great argument in here fellas..
IMO, carbs don't make you fat, fat doesn't make you fat.. it's the combination when in a caloric surplus. One of Lyle's books even touch on this briefly. If you are in a calorie excess and taking in more carbohydrates than needed, all dietary fat will be stored....
The real culprit is a high carbohydrate and high fat diet made up of refined and processed foods since near birth that just destroys our insulin sensitivity. Our cells get desensitized to the insulin and therefore the nutrients end up getting stored rather than burned for fuel. Once you increase your insulin sensitivity it gets much easier to drop and nutrient partitioning is much more pronounced at that point.
I haven't read a nutrition book in ages, so I would look like a jackass if I tried using big words.. haha..
This is my only issue with whats been said. Dietary fat has a bigger potential to be stored as fat. This is a fact and really can't be argued. At the end of the day, excess Calories is what matters, but in a surplus, fat always wins. I mean just think about it.. think about what carbohydrates have to go through in order to help be stored as fat. Then compare it to actual dietary fat. Heres an excerpt for you.
"After consumption, dietary fat is broken down repackaged into something called a chylomicron, absorbed into the lymphatic system, and appears in the bloodstream about 3 hours after you eat. While a certain percentage of ingested dietary fat will be used for energy or go to the liver or skeletal muscle for either storage or burning, some proportion will always make it to the fat cells where it can potentially be stored. This is unavoidaable" --Lyle McDonald
So, let me you ask you this.. how exactly does excess carbohydrate trump excess fat is storage capabilities? And explain the study I linked that demonstrated..
"After 8 control days of isocaloric energy balance, subjects on the 9th day were given an additional 1000 kcal in order to create a hypercaloric energy balance. As a result, carbohydrate and protein balance were achieved (oxidation equaled intake) while fat storage was preferential over fat oxidation."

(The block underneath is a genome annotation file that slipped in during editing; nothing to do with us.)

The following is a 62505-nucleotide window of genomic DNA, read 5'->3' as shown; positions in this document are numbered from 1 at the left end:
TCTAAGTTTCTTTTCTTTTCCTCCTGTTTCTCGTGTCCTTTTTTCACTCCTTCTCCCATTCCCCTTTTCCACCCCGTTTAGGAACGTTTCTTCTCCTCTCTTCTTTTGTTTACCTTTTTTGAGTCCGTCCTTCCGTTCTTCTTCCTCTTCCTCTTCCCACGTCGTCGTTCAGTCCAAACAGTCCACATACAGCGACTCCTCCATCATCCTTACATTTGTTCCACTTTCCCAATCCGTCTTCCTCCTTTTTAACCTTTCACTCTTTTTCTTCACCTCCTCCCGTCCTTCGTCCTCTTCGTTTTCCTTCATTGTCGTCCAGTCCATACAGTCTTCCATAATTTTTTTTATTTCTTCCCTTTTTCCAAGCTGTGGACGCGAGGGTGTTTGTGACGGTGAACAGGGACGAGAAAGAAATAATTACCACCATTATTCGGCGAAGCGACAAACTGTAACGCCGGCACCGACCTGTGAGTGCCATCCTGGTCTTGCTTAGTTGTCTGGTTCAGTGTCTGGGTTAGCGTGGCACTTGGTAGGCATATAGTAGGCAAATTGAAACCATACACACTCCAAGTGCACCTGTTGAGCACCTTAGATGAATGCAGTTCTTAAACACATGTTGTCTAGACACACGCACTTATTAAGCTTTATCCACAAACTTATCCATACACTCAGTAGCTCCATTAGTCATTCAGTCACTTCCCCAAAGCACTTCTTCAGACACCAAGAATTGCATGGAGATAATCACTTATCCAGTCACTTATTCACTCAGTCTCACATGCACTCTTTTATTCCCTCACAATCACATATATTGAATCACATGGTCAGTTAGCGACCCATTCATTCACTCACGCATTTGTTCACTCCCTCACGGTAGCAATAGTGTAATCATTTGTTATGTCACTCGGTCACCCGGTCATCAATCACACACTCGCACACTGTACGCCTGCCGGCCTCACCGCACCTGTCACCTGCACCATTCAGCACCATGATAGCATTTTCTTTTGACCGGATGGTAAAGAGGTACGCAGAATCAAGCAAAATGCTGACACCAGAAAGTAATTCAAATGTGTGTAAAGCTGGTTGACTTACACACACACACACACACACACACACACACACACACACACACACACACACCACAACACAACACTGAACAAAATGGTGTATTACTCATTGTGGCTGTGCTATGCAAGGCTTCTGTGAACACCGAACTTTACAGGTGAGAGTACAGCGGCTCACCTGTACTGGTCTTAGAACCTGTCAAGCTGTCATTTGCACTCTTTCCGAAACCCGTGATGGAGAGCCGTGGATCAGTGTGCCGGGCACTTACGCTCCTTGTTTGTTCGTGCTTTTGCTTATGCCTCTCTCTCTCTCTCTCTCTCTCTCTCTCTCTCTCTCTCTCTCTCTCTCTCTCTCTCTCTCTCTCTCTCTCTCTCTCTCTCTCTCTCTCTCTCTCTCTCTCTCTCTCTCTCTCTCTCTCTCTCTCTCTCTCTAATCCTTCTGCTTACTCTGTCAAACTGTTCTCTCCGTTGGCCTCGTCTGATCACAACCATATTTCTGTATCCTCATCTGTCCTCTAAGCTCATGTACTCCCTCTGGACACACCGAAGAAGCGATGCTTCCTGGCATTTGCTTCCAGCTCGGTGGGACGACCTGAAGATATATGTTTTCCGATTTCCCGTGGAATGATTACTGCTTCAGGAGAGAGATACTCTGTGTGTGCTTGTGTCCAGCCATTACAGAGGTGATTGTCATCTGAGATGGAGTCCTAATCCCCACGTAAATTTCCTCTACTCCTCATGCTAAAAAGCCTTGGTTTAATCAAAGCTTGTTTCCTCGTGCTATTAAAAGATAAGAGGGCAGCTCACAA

Remember, a high carb diet also has a high carbohydrate oxidation..(not storage) While this DOES suppress fat oxidation, it does not contribute to a large fat gain. So, I'll simply say, there are advantages to lower carb diets if fat loss is your goal.. but I think we are talking about hypercaloric conditions where body masses increases.
This is really splitting hairs, because thermodynamics matters most. But I'll gladly split these hairs because everyone learns from it. I know I learn more and more when challenged and am forced to look up facts over matters.
I guess I should have said I believe carbs make a bigger difference when consuming all 3 macro nutrients, not necessarily by themselves. Obviously dietary fat can be stored easier than carbohydrates can be converted. I think many people underestimate/forget about insulin however.
Threads like these make me think us lifters are taking things off-the-deep-end!
I'm way to simple minded to bother truly understanding all of this. I'm sort of on the side with Allen, you gotta find what fits your body best.
Also gotta agree with Rich, if you eat an excess of calories then you will store fat regardless of where it came from or what it came from. Maybe one day I'll read this thread again and it will make more sense.